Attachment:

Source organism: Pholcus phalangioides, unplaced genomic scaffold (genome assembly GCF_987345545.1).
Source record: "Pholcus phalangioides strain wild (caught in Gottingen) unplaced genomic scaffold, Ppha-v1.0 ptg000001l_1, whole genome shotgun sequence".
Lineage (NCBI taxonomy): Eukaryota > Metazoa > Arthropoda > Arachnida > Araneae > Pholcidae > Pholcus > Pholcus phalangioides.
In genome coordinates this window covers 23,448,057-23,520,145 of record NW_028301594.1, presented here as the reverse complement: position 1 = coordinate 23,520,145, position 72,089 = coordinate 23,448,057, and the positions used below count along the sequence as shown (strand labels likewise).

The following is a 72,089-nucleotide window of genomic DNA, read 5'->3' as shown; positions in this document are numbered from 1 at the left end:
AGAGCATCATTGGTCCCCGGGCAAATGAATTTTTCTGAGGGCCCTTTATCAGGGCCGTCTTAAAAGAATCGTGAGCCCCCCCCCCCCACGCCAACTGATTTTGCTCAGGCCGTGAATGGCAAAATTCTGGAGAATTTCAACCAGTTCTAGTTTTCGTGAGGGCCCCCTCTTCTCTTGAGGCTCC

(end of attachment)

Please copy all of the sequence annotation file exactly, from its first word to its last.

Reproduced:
Source organism: Pholcus phalangioides, unplaced genomic scaffold (genome assembly GCF_987345545.1).
Source record: "Pholcus phalangioides strain wild (caught in Gottingen) unplaced genomic scaffold, Ppha-v1.0 ptg000001l_1, whole genome shotgun sequence".
Lineage (NCBI taxonomy): Eukaryota > Metazoa > Arthropoda > Arachnida > Araneae > Pholcidae > Pholcus > Pholcus phalangioides.
In genome coordinates this window covers 23,448,057-23,520,145 of record NW_028301594.1, presented here as the reverse complement: position 1 = coordinate 23,520,145, position 72,089 = coordinate 23,448,057, and the positions used below count along the sequence as shown (strand labels likewise).

The following is a 72,089-nucleotide window of genomic DNA, read 5'->3' as shown; positions in this document are numbered from 1 at the left end:
AGAGCATCATTGGTCCCCGGGCAAATGAATTTTTCTGAGGGCCCTTTATCAGGGCCGTCTTAAAAGAATCGTGAGCCCCCCCCCCCCACGCCAACTGATTTTGCTCAGGCCGTGAATGGCAAAATTCTGGAGAATTTCAACCAGTTCTAGTTTTCGTGAGGGCCCCCTCTTCTCTTGAGGCTCC